Friday, January 29, 2016

A Really Really Big Shoe Sale - No Really!

Click the image to go to the SALE!
I have a gift for you all. It's the gift of shoes. We're having a really....REALLY big sale. Like a huge sale. An enormous sale of lots of things for tremendous discounts!

Why? Simply to clear out the old to make room for the new. I've been working on new designs: in the coming year you can expect an expansion of our Civil War footwear, some new Victorian button boot options, new Edwardian heels, and a more regular offering of glamorous "Exclusives."

Which to choose? Click here to shop!
All this 'new' means we need to clear up space, so we're clearing some of our older styles for over 50% off. This is completely your chance - Antoinettes, Seabury, Savoy, Tissot, and Virginia are marked down significantly, most below cost, lower than we've ever offered any of our footwear.

This sale has no expiration. It will be open until the very last pair is carried out of my garage by our faithful and patient postman. That being said, these prices have created a bit of a frenzy, and stuff is selling out quickly. Don't wait!

All the sale items are here:

Happy shopping!
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Monday, January 25, 2016


1880s Wool Ensemble - Apportioning Ruler Adventures

I've been slow but steady on the progress of this grey wool and black velvet mid-1880s outfit. It's been about a month of weekends working on it, but I'm proud to say that I'm just a few bits away from completion.

In the last post on this project, I had made the underskirt and begun patterning the bodice. Since then I've gone on quite the journey of apportioning rulers, sprung bones, mad fitting, and sleeve boss-fights.

Before I cut the bodice, I made the apron, or overskirt. I turned to Bustle Fashions 1885-1887 by Frances Grimble for ideas and pattern layouts. This book is a reprint of The National Garment Cutter and Voice of Fashion publications, 1885-1887. It's a *fantastic* book full of primary source material for ideas, pattern layouts, and most importantly, the apportioning rulers.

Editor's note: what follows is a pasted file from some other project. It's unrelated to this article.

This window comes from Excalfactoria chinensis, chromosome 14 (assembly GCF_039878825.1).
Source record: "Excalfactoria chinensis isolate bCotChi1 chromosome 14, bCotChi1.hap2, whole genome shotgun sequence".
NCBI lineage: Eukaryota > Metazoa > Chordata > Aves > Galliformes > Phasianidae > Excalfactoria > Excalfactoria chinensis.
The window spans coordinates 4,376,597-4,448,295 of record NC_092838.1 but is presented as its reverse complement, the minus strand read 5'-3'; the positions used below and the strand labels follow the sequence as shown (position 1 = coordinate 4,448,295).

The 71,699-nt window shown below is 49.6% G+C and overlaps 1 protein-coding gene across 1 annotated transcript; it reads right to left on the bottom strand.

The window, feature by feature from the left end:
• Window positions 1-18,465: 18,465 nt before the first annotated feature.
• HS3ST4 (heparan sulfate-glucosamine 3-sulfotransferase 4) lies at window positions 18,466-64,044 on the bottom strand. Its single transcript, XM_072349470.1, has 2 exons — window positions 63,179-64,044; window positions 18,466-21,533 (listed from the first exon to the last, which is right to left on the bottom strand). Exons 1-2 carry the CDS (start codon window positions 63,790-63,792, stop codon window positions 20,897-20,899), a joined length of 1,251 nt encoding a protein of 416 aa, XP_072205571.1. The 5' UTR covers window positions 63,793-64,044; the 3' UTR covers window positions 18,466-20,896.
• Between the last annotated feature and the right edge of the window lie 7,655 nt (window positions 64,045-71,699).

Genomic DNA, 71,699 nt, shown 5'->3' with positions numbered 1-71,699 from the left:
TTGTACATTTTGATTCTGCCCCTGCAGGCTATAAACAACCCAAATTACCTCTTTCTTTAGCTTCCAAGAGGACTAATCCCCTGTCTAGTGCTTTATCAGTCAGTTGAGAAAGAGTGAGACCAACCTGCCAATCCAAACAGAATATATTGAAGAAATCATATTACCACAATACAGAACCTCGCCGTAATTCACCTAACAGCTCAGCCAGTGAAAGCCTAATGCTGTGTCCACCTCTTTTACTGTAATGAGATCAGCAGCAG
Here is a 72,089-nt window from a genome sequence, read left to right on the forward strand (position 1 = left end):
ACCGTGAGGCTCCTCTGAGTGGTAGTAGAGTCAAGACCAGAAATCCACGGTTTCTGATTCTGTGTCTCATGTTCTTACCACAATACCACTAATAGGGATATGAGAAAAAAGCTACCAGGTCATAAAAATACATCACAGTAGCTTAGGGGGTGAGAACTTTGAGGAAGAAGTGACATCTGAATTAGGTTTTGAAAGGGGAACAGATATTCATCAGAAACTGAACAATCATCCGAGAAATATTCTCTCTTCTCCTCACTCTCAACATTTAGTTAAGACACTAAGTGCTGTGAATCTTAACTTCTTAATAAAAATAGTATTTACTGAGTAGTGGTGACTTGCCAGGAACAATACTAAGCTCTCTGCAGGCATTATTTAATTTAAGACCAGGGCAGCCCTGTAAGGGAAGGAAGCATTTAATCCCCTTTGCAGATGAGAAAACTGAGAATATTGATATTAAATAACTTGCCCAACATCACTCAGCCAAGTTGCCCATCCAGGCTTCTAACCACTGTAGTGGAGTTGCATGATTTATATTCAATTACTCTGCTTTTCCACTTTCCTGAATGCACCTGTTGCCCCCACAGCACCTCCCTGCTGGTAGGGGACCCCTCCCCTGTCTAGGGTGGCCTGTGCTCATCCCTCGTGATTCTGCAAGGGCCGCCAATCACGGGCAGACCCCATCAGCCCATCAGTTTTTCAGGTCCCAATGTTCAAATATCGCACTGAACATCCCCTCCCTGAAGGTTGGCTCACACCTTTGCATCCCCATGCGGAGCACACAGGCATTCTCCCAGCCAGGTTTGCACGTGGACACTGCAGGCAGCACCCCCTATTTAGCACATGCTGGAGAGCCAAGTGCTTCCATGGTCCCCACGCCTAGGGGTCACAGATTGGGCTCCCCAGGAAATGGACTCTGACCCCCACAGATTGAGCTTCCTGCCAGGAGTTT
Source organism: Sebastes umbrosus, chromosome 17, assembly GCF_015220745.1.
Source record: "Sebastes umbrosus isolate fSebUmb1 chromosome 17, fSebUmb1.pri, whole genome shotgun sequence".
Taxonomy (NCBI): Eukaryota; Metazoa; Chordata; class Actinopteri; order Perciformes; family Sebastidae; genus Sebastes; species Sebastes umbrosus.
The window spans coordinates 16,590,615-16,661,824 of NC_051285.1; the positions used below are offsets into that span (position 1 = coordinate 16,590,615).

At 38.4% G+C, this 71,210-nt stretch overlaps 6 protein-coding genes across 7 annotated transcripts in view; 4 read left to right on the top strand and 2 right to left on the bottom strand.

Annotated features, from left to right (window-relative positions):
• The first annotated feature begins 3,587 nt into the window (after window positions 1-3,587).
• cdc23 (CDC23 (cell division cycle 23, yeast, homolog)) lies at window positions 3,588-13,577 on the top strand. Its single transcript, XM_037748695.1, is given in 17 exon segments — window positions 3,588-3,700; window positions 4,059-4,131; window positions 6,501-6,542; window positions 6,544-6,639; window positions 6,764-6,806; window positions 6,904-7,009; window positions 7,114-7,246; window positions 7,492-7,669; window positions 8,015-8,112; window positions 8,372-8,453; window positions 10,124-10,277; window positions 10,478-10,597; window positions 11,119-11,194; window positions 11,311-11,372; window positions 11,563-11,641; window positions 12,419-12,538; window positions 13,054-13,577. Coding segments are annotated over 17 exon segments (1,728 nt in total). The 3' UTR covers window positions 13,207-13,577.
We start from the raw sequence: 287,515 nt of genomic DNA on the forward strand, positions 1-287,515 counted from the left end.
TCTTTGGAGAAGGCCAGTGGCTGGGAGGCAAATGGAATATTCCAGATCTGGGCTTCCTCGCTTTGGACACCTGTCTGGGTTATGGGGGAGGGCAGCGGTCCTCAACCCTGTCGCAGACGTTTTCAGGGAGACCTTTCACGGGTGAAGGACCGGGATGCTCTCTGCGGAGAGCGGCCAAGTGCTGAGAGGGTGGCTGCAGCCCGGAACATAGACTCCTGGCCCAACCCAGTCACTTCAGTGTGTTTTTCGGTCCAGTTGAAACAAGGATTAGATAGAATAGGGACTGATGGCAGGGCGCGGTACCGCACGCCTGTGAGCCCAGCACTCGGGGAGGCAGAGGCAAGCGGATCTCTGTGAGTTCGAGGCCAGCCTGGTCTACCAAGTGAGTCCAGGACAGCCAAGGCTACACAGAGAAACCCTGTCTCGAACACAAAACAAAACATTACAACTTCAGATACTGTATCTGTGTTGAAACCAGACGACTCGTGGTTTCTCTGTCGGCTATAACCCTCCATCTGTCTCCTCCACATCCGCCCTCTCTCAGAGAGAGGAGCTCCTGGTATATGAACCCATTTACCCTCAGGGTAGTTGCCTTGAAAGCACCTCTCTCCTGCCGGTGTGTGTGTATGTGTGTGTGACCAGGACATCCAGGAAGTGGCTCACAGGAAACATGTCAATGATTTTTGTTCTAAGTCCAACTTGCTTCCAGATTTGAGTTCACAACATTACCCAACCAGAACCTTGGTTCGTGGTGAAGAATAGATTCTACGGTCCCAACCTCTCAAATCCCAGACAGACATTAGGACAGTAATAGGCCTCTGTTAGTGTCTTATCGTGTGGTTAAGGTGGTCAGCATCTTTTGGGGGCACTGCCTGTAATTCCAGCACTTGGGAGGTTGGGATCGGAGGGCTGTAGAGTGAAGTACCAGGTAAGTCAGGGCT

For those of you not familiar with apportioning rulers, they are proprietary measurement scales that came with different pattern books. That is, The National Garment Cutter had its own set of rulers for use with its own patterns. To easily explain apportioning rulers, imagine a ruler where the "inch" isn't a true inch, but slightly smaller or slightly larger based on your measurement.

The patterns in these drafting and cutting books call for the use of one of the special rulers according to your bust or your waist measurement. In drafting the apron from page 93, I used the special ruler included in the back of the book for my 27.5" corseted waist. The units of measurement are ever so slightly smaller than a true inch.

The pattern for the front pieces of the apron/overskirt. This is what a pattern using apportioning rulers looks like. Seems confusing until you know the very simple method to draft this out.
It's magic. No really, there is *no math involved here*. Looking at the pattern, it seems like a huge mess of confusing numbers, but if you know the system, it's so freaking easy. First, you measure down vertically what the number says - so on this pattern you start by measuring down 1/2", then 1.75", then 2.25" and so on - then at those marks you measured perpendicularly across - at that first 1/2" mark, you measure across 4.5"; at the 1.75" mark, you measure across both 2.25" and 9" and make the marks. Then you "connect the dots" in the general shape of the pattern piece. Remember, since the ruler you're using is not a true inch, the pattern, in theory, will come out to fit your waist precisely.

And you know what?  It did.


The handy illustration showing what the finished skirt should look like. By studying this, I could determine where the pleats should be. Mine isn't exactly the same, but it's close
The second illustration shows a variation from a different publication. This also came with a description of how to make it, sorta-kinda. I used both illustrations and descriptions when fussing with mine.
After the pieces were cut out, the fiddling came with doing up the pleats. I had two illustrations to show how the apron was meant to look when complete. I'd say it came out decently close, which is very satisfying indeed! Some of the patterns in these books are very straightforward as far as assembly, and some are not. I chose one I could conceptualize from flat to three-dimensional. Next time I may try a more challenging design.